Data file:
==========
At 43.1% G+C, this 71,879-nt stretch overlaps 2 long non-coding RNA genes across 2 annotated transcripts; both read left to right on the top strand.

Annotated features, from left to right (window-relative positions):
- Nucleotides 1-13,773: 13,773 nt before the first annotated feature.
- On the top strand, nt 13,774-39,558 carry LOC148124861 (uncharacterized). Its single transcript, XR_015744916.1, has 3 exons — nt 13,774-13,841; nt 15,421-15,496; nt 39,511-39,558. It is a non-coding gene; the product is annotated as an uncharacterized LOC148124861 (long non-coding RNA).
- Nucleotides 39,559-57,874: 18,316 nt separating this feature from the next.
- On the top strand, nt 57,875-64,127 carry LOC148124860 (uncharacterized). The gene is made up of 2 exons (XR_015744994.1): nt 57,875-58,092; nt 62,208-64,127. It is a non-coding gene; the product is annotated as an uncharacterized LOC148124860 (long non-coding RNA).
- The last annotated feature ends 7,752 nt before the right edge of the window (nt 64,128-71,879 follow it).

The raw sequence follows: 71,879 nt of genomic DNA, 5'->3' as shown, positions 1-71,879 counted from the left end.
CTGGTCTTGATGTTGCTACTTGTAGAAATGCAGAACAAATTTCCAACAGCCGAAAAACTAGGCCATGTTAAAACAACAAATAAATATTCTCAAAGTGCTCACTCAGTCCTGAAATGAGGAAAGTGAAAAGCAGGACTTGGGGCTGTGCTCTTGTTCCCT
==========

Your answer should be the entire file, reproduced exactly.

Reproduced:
At 43.1% G+C, this 71,879-nt stretch overlaps 2 long non-coding RNA genes across 2 annotated transcripts; both read left to right on the top strand.

Annotated features, from left to right (window-relative positions):
- Nucleotides 1-13,773: 13,773 nt before the first annotated feature.
- On the top strand, nt 13,774-39,558 carry LOC148124861 (uncharacterized). Its single transcript, XR_015744916.1, has 3 exons — nt 13,774-13,841; nt 15,421-15,496; nt 39,511-39,558. It is a non-coding gene; the product is annotated as an uncharacterized LOC148124861 (long non-coding RNA).
- Nucleotides 39,559-57,874: 18,316 nt separating this feature from the next.
- On the top strand, nt 57,875-64,127 carry LOC148124860 (uncharacterized). The gene is made up of 2 exons (XR_015744994.1): nt 57,875-58,092; nt 62,208-64,127. It is a non-coding gene; the product is annotated as an uncharacterized LOC148124860 (long non-coding RNA).
- The last annotated feature ends 7,752 nt before the right edge of the window (nt 64,128-71,879 follow it).

The raw sequence follows: 71,879 nt of genomic DNA, 5'->3' as shown, positions 1-71,879 counted from the left end.
CTGGTCTTGATGTTGCTACTTGTAGAAATGCAGAACAAATTTCCAACAGCCGAAAAACTAGGCCATGTTAAAACAACAAATAAATATTCTCAAAGTGCTCACTCAGTCCTGAAATGAGGAAAGTGAAAAGCAGGACTTGGGGCTGTGCTCTTGTTCCCT